Costa Rica Government debates alternative to gay marriage

Demonstrators march for gay rights in San Jose, Costa Rica on June 16, 2012.

January 4th, 2013 (InsideCostaRica.com) The Government of Costa Rica has announced that the Legislative Assembly is debating a law that would legalize homosexual unions. The initiative, which could set a sociopolitical precedent in Central America, is based on an alternative to traditional marriage, which it is calling “Co-habitation Associations.”

 

Laura Chinchilla’s government proposes an alternative to marriage between persons of the same sex. “The executive branch complied with its commitment to summon the project known as ‘Co-habitation Associations’ to the extraordinary sessions period in the Legislative Assembly,” the government said in a statement.

 

“The fact that the President has done this in a more open manner, and that the pre-candidates of various parties have shown their support, is an important step,” said Marco Quiros, president of the Costa Rican Diversity Movement.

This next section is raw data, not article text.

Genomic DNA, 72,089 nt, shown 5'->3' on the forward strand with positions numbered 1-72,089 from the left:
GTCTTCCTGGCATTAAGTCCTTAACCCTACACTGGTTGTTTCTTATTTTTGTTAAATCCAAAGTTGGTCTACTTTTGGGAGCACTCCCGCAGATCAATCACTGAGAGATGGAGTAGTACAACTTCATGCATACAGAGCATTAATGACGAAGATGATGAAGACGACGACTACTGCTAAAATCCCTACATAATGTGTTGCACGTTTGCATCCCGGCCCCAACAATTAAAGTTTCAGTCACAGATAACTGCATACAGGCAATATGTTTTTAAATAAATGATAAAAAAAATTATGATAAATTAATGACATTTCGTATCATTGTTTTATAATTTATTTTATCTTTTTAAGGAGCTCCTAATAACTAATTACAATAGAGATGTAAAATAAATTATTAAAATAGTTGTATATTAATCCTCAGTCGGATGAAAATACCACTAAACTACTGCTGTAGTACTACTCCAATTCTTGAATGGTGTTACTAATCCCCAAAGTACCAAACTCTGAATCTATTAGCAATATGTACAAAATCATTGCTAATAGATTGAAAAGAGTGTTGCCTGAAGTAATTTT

“All of this gives us [reason to be optimistic], however, the matter is pretty tied up in the Legislative Assembly. One day we feel there’s support, and the next day we have doubts about certain legislators,” he added.

 

A statement read, “This is a plea for the patrimonial rights of unions between members of the same sex,” and “a call for respect and tolerance” in a matter with profound judicial, religious, political and cultural ramifications, Chinchilla’s administration explained in a press release that there is “a need to fill an empty legal space” in a delicate matter to some social sectors in the country.

 

In any case, the “Co-habitation Associations” avoids any equality to marriage. The idea is meant to adapt legislation to adults of the same sex that want to co-habitat in order to have access to certain rights that are acquired by living with another, such as property rights.

 

There is no similar legislation in Central America, though unions between persons of the same sex are legally recognized in Colombia, Uruguay, Argentina and two states of Mexico.

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